Fossil Experts Form Fascinating New Theory On Dinosaur Extinction

By Arvin Matthew, Parent Herald April 20, 05:40 am

Many would agree that a single cataclysmic event wiped out the dinosaurs in sudden and dramatic fashion. This notion has been instilled in people's minds ever since they first heard about the hulking reptilian creatures.

While the aforementioned is still the widely-accepted reason why dinosaurs became extinct, some fossil experts aren't quick to point the finger on one catastrophic incident. They believe dinosaurs were already going extinct even before the massive wipe out.

Dinosaurs Had A Longer Farewell Period

In a study published this week on the Proceedings of the National Academy of Sciences, paleontologists from the University of Bristol and University of Reading argued that dinosaurs had a longer farewell period than what common knowledge dictates. Dinosaurs were on the decline approximately 50 million years before becoming completely extinct.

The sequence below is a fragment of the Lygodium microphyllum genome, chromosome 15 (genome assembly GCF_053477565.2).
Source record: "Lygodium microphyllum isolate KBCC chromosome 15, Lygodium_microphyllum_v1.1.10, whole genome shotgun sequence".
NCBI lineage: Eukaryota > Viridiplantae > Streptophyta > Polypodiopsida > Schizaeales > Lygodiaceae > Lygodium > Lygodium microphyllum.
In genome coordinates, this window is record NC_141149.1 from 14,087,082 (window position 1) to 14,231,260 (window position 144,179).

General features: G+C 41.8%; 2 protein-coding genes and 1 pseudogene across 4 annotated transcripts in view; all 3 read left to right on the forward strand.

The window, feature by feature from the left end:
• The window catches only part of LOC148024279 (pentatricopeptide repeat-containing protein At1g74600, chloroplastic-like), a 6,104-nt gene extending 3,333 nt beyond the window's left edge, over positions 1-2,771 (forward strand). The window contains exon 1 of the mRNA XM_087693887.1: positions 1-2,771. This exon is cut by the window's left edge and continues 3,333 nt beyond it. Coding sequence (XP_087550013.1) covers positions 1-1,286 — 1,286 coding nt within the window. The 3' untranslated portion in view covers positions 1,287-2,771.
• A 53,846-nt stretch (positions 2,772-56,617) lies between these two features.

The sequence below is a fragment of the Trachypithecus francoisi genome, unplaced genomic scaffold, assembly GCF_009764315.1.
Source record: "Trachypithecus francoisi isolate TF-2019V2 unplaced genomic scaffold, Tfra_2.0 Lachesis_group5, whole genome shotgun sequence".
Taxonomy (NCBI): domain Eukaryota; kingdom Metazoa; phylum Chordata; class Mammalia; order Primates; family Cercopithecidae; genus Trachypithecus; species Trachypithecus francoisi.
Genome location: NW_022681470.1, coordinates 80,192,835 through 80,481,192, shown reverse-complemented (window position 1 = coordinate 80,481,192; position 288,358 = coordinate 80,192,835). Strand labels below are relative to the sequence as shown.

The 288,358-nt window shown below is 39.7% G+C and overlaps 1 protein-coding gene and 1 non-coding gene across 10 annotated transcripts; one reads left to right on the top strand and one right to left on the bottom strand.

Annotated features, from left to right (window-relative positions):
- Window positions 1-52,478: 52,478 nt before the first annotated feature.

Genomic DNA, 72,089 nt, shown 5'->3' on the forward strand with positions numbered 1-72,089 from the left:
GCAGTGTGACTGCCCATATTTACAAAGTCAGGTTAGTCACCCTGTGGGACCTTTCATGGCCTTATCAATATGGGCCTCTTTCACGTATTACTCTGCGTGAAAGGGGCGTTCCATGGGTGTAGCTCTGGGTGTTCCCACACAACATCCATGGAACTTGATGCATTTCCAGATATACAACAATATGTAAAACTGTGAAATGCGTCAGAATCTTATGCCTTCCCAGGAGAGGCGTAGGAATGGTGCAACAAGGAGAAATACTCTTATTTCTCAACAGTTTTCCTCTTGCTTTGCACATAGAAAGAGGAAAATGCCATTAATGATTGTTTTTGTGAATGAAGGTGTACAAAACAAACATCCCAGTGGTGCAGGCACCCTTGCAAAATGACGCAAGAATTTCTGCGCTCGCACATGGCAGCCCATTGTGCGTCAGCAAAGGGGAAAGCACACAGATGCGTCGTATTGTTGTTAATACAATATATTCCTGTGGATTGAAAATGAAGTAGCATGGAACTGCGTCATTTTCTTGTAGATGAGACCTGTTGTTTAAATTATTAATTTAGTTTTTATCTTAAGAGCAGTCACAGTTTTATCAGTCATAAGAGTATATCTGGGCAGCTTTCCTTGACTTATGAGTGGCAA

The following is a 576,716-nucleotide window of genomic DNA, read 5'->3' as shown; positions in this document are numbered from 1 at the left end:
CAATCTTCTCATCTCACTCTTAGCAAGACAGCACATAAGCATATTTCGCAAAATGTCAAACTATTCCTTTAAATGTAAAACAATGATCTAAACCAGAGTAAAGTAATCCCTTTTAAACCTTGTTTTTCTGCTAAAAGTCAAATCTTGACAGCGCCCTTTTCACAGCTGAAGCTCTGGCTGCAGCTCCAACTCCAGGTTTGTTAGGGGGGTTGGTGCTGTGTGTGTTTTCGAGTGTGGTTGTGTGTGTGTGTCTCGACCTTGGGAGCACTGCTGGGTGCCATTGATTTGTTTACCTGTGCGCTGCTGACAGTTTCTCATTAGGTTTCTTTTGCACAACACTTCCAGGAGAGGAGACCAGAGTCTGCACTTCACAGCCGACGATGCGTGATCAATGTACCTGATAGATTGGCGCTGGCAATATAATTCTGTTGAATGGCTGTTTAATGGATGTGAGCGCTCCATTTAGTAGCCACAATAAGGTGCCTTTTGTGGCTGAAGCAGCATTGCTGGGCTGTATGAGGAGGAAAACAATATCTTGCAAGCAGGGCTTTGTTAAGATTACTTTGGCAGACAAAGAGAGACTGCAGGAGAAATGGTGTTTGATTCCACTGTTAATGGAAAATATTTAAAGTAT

"We were not expecting this result," said Dr. Manabu Sakamoto of the University of Reading in a statement shared on EurekAlert. "While the asteroid impact is still the prime candidate for the dinosaurs' final disappearance, it is clear that they were already past their prime in an evolutionary sense."

Decline Didn't Affect Dinosaurs As A Whole

Sakamoto clarified that the decline was not universal. This means that dinosaurs wouldn't have faded into obscurity had the cataclysmic event not occurred.

Duck-billed dinosaurs in particular were allegedly on the rise just before the massive wipe out. Despite the rapid decline of several individual families, dinosaurs as a whole were doing relatively fine prior to their untimely extinction.

Stephen Brusatte, a paleontologist at the University of Edinburgh, said researchers, himself included, have a tendency to overthink when it comes to dinosaur extinction. For him, an asteroid impact is enough of a reason to explain why dinosaurs became extinct.

"The way I see it, it came down to the asteroid. Simple as that," Brussate told The Atlantic. "Diversity declines may have made dinosaurs somewhat more susceptible to the asteroid impact, but probably nothing was going to save them."

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